The hi:project and sustainability

http://www.ayasdi.com/blog/topology/there-is-100m-hidden-in-this-picture-the-power-of-pathways/
Sustainability is concerned with the health and resilience of living systems. Human networks ARE, in part, living systems. In every living system, each primary unit’s ability to operate intelligently is what allows collective intelligence to arise. In information and social networks, the primary unit is the individual human being. However, several problems arising from the current non-living structures and interfaces of these systems currently constrain or prevent the ‘intelligent operation’ of individuals. For example:

  • The vulnerability of our personal data
  • The inability of people to see and understand the results of their actions on collective global scale
  • The lack of trust people have in corporations and other large organizations with disproportionate power in today’s world.

Constraints on intelligent action do not make individual people less intelligent, but we do become less trusting. Whether or not we understand network dynamics, emergence, or collective intelligence, we do know when we are not being treated as humans. We resent feeling like numbers or cogs.

The hi:project provides an opportunity for proactive organizations to engage with, rather than react to, these interrelated problems. It offers possible solutions to some key structural weaknesses of existing information networks. The hi:project ‘re-decentralizes’ information control, helping restore the balance of power essential for the creation of trust. We remove constraints on individual intelligence by:

  • Enabling citizens to control, and therefore ‘vote’ with, their data
  • Making feedback loops within human information networks more visible to both individuals and organizations, enabling more coordinated and immediate actions when addressing problems;
  • Moving from CRM to VRM (vendor relationship management) – dis-intermediating the relationship between the individual and the organization; providing a context from which, for example, a company can engage customers in trust-based, accountable relationships; and
  • Allowing organizations to focus on their own area of core competence by allowing the community intelligence to take on the ongoing interface design problem.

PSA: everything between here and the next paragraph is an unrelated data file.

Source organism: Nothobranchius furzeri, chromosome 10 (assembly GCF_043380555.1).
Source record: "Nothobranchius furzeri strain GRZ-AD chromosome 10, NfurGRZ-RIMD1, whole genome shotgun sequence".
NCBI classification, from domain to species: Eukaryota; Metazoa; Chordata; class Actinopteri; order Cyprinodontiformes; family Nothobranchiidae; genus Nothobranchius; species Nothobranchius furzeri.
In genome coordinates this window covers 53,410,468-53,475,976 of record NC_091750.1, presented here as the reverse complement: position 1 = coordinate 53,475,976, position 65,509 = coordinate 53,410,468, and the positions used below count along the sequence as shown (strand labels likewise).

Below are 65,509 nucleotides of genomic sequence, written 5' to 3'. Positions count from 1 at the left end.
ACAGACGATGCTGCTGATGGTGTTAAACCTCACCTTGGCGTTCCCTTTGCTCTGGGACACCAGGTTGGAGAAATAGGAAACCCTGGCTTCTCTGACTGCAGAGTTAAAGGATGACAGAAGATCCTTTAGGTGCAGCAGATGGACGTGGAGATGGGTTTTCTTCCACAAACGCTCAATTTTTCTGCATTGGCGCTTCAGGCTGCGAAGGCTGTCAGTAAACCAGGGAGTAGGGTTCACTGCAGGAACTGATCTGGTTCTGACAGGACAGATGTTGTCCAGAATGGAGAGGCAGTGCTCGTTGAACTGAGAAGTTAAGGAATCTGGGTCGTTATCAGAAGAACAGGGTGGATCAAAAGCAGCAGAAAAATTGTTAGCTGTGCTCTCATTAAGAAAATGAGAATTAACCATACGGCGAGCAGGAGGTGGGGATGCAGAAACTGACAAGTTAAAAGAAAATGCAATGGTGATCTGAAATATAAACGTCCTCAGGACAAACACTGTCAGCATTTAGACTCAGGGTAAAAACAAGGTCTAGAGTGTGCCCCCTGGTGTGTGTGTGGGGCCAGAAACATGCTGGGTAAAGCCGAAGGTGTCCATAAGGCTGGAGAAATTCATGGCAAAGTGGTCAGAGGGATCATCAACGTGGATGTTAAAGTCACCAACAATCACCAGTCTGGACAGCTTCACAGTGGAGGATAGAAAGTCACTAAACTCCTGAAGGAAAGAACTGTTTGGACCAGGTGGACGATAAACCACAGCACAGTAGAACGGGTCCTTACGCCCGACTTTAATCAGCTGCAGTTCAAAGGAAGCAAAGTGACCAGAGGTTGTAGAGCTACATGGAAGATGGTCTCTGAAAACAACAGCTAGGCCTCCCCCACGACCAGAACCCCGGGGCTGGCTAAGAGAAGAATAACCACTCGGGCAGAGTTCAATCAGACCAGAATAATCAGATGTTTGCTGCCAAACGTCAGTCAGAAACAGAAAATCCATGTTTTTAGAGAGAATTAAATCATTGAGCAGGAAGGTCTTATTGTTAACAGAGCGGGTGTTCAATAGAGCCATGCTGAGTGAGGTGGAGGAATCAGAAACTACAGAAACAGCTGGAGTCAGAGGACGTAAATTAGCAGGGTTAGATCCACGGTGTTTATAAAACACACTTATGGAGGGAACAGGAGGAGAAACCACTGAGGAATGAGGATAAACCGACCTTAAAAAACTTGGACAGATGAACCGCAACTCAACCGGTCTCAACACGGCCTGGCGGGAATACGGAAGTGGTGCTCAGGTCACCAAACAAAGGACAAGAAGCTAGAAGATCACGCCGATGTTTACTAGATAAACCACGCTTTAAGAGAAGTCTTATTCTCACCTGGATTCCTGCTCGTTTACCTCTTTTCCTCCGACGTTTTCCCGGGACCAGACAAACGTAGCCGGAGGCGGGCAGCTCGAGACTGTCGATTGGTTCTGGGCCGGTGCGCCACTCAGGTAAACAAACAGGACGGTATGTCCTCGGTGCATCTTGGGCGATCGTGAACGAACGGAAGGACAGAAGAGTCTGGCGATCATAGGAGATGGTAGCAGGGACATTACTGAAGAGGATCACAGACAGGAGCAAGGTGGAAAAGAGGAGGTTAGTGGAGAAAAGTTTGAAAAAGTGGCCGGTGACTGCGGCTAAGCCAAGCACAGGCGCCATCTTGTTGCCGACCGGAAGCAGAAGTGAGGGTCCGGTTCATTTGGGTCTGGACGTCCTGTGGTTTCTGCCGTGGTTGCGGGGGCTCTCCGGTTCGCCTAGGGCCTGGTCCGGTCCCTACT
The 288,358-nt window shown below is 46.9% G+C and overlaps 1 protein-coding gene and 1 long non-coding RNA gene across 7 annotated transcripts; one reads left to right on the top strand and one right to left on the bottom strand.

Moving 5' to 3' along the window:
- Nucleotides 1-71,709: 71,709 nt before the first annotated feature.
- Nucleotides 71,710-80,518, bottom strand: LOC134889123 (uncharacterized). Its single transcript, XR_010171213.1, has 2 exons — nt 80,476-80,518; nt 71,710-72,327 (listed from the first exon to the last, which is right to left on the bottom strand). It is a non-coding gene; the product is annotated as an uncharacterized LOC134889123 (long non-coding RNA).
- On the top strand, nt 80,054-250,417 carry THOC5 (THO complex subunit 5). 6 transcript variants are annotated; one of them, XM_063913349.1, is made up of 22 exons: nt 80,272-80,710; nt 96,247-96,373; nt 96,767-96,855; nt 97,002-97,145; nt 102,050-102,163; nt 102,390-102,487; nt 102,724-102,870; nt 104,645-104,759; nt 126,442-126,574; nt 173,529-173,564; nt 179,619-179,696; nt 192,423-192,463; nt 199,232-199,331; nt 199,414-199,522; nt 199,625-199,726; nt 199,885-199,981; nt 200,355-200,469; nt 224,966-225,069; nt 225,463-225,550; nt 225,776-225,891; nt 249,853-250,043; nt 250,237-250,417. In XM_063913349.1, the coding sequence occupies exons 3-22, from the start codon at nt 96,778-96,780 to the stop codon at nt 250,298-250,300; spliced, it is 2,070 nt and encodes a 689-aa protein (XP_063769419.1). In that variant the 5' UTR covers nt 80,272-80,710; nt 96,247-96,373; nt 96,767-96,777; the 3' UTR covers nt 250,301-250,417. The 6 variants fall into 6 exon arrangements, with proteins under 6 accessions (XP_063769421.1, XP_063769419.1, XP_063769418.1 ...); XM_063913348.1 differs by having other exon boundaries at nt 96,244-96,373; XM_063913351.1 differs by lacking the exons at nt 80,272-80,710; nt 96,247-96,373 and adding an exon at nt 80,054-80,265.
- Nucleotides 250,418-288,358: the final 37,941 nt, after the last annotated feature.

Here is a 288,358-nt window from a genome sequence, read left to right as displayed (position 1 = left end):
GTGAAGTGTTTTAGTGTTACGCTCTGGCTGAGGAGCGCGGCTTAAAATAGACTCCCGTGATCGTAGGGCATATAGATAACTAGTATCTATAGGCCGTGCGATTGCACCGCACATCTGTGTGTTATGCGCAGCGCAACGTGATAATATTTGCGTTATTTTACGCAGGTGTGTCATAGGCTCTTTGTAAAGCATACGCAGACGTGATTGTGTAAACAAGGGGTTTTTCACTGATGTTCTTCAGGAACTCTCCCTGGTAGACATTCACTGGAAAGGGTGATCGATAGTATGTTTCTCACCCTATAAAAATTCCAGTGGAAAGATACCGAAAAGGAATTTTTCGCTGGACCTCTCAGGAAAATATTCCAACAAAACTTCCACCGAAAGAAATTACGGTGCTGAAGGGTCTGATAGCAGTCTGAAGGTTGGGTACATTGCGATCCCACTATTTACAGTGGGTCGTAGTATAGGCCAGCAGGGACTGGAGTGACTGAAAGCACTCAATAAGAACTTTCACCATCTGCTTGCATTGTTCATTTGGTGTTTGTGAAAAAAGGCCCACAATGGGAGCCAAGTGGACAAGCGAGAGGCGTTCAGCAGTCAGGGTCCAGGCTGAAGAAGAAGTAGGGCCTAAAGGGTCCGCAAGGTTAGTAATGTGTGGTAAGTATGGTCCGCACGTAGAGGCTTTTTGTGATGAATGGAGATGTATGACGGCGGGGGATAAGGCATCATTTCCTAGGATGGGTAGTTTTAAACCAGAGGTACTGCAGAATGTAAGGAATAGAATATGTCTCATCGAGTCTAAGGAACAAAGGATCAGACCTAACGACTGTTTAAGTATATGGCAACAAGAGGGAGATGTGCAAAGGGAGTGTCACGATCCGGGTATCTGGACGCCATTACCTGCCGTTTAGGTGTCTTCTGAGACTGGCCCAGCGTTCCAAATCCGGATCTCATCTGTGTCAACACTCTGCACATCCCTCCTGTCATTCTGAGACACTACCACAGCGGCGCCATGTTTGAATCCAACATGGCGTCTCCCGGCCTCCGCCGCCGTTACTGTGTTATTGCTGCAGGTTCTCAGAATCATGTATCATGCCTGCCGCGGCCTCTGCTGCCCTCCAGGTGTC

As a result of engaging rather than avoiding these problems, organizations gain access to a more empowered and intelligent network of individuals – customers, employees, members, etc. – which offers the following capability and capacity enhancements:

  • The decentralized structure of the network gives people the ability to self-regulate, contribute to meaningful feedback, and co-create emerging patterns. This increases the expression of collective intelligence and enhances the co-creation of market intelligence resulting in clear, useful feedback loops and a strong network.
  • Through the creation of accountability mechanisms, a trust-based network develops, and organizations begin truly acting as global citizens. This reinforces trust and loyalty, creating greater community engagement.
  • By empowering networks of individuals to operate as living systems, organizations can then help these individuals be better citizens.

The potential loss of control inherent in the creation of more balanced relationships essential for trust may seem frightening to some organizations at first – especially those in positions of great power – but what it actually does is make the leading edge, the front line information from the market, more visible. Small ripples of discontent or approval become visible earlier, allowing organizations to create more responsive strategies and resource deployments. This makes it easier not only to do the right thing, but to see the right thing to do.

In essence then, we, as social beings, want to feel safe, collaborate towards the greater good and trust those we work with. Building our information networks and interfaces to better enable these outcomes helps create possible futures that many people would prefer. In addition, the emergent properties of individual humans, such as intelligence, creativity, and adaptability, are better expressed within the network, allowing us to act collectively with more intelligence.

In partnering with the hi:project, organizations have a unique opportunity to help solve wicked problems in both human information networks and wider global systems. The situational context of a network based on dis-intermediated, trust-based relationships has an architecture that tacitly teaches individuals global citizenship. By allowing people to operate as a living system, organizations can empower them to be better citizens.

Once customer-citizens become familiar with what it feels like to be truly treated as a living human by a corporation, bank, or large organization of any kind, they will demand it from others. They will also be empowered to protect and ‘vote’ with their data, using it as the currency it is to affect the change they want to see in the world.This can pave the way to acceleration of a transition to a sustainable future, not only through internal behavior of organizations, but through education of the customer-citizen.


I would like to acknowledge Joe Brewer (@cognitivepolicy) for contributing to this post.

Image source: Asaydi blog post.

2 thoughts on “The hi:project and sustainability

What do you think? (Please note that we moderate comments to keep quality up. We always accept comments made politely, in good faith, and preferably quoting references in support of any assertions. The use of disposable email addresses in this context tells us you consider your contribution disposable too.)